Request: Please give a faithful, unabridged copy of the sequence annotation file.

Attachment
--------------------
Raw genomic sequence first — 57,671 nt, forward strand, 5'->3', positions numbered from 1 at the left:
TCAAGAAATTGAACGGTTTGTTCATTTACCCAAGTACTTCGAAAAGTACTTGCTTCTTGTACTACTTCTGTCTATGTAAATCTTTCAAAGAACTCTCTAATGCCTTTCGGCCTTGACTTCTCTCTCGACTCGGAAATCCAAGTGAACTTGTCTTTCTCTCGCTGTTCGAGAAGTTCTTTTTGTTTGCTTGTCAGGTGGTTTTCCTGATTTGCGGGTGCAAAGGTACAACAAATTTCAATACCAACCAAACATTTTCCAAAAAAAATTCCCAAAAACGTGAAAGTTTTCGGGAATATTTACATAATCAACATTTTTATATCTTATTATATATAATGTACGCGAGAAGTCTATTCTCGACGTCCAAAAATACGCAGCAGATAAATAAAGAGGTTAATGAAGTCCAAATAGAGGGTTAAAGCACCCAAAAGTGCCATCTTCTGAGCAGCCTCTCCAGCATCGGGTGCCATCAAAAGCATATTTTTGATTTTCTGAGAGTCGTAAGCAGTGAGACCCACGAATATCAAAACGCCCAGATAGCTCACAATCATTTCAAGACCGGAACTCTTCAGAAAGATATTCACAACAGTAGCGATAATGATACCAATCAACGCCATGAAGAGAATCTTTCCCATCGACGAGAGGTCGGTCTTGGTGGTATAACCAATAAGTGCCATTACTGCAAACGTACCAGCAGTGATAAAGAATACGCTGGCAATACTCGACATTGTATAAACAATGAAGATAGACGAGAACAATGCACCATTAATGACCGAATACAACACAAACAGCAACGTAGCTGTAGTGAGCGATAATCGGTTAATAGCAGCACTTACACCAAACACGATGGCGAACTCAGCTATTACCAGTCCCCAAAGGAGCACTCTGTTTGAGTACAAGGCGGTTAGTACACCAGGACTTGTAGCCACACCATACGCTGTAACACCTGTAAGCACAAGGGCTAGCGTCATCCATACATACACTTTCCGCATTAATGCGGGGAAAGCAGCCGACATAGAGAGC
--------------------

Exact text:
Raw genomic sequence first — 57,671 nt, forward strand, 5'->3', positions numbered from 1 at the left:
TCAAGAAATTGAACGGTTTGTTCATTTACCCAAGTACTTCGAAAAGTACTTGCTTCTTGTACTACTTCTGTCTATGTAAATCTTTCAAAGAACTCTCTAATGCCTTTCGGCCTTGACTTCTCTCTCGACTCGGAAATCCAAGTGAACTTGTCTTTCTCTCGCTGTTCGAGAAGTTCTTTTTGTTTGCTTGTCAGGTGGTTTTCCTGATTTGCGGGTGCAAAGGTACAACAAATTTCAATACCAACCAAACATTTTCCAAAAAAAATTCCCAAAAACGTGAAAGTTTTCGGGAATATTTACATAATCAACATTTTTATATCTTATTATATATAATGTACGCGAGAAGTCTATTCTCGACGTCCAAAAATACGCAGCAGATAAATAAAGAGGTTAATGAAGTCCAAATAGAGGGTTAAAGCACCCAAAAGTGCCATCTTCTGAGCAGCCTCTCCAGCATCGGGTGCCATCAAAAGCATATTTTTGATTTTCTGAGAGTCGTAAGCAGTGAGACCCACGAATATCAAAACGCCCAGATAGCTCACAATCATTTCAAGACCGGAACTCTTCAGAAAGATATTCACAACAGTAGCGATAATGATACCAATCAACGCCATGAAGAGAATCTTTCCCATCGACGAGAGGTCGGTCTTGGTGGTATAACCAATAAGTGCCATTACTGCAAACGTACCAGCAGTGATAAAGAATACGCTGGCAATACTCGACATTGTATAAACAATGAAGATAGACGAGAACAATGCACCATTAATGACCGAATACAACACAAACAGCAACGTAGCTGTAGTGAGCGATAATCGGTTAATAGCAGCACTTACACCAAACACGATGGCGAACTCAGCTATTACCAGTCCCCAAAGGAGCACTCTGTTTGAGTACAAGGCGGTTAGTACACCAGGACTTGTAGCCACACCATACGCTGTAACACCTGTAAGCACAAGGGCTAGCGTCATCCATACATACACTTTCCGCATTAATGCGGGGAAAGCAGCCGACATAGAGAGC